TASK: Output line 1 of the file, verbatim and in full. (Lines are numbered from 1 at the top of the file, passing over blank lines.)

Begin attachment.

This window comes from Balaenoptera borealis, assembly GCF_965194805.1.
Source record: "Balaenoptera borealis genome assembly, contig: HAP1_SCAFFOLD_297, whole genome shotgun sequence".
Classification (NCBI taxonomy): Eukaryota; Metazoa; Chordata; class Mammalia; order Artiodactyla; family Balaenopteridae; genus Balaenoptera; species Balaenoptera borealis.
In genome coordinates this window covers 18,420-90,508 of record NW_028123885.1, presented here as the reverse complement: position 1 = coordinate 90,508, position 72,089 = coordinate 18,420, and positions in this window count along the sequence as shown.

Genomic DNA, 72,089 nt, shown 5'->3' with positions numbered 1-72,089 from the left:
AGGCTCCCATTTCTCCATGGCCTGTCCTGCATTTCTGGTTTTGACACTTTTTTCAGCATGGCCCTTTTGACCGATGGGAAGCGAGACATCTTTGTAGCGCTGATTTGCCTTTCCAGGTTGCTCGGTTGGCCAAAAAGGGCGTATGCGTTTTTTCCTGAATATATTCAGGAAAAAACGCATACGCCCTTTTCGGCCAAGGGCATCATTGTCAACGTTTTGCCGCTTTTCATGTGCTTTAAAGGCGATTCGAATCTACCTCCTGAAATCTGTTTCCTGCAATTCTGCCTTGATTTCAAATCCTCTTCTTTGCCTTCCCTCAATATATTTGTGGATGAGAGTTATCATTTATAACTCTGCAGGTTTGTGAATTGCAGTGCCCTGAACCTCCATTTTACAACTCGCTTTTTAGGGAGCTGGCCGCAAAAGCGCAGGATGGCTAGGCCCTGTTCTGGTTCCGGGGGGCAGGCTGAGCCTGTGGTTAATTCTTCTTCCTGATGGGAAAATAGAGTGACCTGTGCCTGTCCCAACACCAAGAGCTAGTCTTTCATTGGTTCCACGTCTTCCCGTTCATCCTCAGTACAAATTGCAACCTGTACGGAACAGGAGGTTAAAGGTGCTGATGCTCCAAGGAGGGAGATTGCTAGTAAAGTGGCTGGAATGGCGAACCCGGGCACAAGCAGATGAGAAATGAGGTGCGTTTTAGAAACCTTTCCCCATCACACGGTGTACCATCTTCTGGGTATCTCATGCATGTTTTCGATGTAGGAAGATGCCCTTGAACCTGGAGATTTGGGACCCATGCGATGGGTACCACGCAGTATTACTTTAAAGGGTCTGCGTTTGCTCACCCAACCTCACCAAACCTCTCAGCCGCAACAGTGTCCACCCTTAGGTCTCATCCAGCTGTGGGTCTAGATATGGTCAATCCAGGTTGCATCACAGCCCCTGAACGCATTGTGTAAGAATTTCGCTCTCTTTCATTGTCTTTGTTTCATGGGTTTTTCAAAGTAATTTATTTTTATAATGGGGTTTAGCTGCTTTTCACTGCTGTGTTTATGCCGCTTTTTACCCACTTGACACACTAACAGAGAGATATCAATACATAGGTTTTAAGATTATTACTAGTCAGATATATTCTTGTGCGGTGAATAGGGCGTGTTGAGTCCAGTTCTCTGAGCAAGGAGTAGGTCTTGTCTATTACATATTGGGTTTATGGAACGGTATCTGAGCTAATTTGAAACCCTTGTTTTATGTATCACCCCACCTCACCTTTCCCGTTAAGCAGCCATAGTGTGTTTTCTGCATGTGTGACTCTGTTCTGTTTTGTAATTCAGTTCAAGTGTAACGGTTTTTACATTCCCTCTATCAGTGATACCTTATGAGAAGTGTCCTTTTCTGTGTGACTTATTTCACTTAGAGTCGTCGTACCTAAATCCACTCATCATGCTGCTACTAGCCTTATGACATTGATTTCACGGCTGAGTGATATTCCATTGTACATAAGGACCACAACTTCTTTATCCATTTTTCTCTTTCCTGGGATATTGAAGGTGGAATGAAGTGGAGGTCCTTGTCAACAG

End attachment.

This window comes from Balaenoptera borealis, assembly GCF_965194805.1.